Local News

Lemon Aid: Your Rights When Your New Car Goes Bad

Posted April 21, 2004

— This story originally aired August 17, 2000.

Nothing can take away that new car feeling faster than a problem. Do you know your rights if your new car runs into trouble?

Most of us hate to take our vehicles in for service. It is especially frustrating when you buy a new car that is constantly having problems.

North Carolina's lemon law

could help you.

What makes a vehicle a lemon?

  • If the vehicle has been in the shop for the same problem four times and still is not fixed.
  • If it has been in the shop for 20 total business days no matter what the problem.
  • Either way, the problem must show up for the first time within the original manufacturer's warranty period, and you must be able to prove it.

    "One of the biggest mistakes is that consumers don't document the service history of the vehicle," says David Elliott, an attorney with the N.C. Department of Justice.

    Elliott says it is crucial to keep repair receipts for warranty work and routine maintenance. He recommends making a written list of problems every time the car goes in for repair, and making sure those problems are listed on the dealer's paperwork.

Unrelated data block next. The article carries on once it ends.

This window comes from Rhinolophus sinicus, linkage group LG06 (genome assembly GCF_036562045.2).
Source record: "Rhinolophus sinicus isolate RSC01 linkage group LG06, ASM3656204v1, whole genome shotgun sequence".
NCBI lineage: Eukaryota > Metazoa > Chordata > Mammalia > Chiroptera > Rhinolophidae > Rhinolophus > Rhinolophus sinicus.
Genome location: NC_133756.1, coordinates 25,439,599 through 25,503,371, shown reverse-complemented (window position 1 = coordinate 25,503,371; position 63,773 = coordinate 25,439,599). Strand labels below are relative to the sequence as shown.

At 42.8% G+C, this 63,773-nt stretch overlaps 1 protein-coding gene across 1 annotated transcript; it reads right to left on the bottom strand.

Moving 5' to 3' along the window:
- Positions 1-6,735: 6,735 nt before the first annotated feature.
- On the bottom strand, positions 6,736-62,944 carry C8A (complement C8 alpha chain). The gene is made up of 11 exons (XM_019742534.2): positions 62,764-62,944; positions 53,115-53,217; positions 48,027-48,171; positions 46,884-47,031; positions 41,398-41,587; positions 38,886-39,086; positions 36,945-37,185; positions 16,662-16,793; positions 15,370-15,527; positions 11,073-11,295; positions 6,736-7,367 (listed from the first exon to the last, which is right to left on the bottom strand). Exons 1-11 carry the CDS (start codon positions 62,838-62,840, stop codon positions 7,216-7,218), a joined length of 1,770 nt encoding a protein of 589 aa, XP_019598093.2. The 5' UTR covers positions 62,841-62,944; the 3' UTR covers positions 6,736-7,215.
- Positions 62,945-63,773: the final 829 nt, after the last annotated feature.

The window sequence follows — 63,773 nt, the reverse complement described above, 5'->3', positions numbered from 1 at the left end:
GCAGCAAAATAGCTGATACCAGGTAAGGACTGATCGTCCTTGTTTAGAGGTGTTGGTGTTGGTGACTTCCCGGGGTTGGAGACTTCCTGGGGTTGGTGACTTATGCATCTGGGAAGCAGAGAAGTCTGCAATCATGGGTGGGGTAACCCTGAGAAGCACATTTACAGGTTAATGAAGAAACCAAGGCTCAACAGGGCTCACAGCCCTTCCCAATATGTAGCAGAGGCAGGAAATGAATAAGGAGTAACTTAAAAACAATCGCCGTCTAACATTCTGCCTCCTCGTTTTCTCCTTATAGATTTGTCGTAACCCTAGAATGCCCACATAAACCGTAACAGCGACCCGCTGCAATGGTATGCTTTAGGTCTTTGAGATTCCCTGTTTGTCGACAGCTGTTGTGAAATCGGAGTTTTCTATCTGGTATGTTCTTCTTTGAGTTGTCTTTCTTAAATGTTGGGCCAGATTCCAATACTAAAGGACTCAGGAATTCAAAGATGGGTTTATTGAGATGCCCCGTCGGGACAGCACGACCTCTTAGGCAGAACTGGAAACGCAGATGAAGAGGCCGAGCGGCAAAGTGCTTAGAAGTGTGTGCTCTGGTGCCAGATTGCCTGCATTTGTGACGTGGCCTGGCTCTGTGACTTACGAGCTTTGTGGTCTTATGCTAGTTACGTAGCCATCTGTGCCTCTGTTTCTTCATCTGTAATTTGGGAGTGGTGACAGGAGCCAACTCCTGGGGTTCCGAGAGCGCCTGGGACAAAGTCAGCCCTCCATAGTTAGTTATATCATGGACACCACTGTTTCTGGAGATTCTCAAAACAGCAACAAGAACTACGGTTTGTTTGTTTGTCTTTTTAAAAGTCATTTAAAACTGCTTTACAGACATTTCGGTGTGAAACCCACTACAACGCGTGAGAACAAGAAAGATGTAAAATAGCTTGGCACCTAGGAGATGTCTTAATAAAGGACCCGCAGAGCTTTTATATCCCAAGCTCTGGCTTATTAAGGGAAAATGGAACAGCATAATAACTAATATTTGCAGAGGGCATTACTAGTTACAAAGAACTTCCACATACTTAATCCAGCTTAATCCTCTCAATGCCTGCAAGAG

The next step is to take your case to the manufacturer.

    "[The car owner has] to give the manufacturer a reasonable opportunity to repair the defect," says Elliott. "The fact that there is a problem does not mean they can just say 'OK. I don't like this. I want a new car."

    The law requires that you notify the manufacturer in writing of a potential lemon law claim before you can make the claim. It is a good idea to do so before the vehicle actually qualifies. For example, after the third repair for the same problem so you can get the ball rolling.

    If the vehicle still cannot be fixed, you officially have rights under the lemon law. Most cases are resolved through arbitration, although you can take the case to court.

    The one thing you cannot do while involved in the process is stop making payments on your broken vehicle.

    "[It's] a very bad idea," says Elliott. "The problem with stopping payments, or returning the vehicle, is you have credit issues and credit problems that can haunt the consumer long after vehicle problems have been resolved."

    The lemon law does not protect owners of used cars. So the best advice is buyer beware.

    "If it says 'as is,' there is no warranty. The car could break down as it pulls off the lot and the dealer would have no responsibility," says Elliott.

    Keep in mind, the problem does not have to be mechanical or safety-related. Anything that would seriously affect the value of a vehicle, like peeling paint, can fall under the lemon law.

    The law only applies to new vehicles. When buying a used one, make sure a mechanic looks at it first.

    This locally produced story was published more than 90 days ago, and some information in this online article may now be outdated. Exercise care when relying on archived material.

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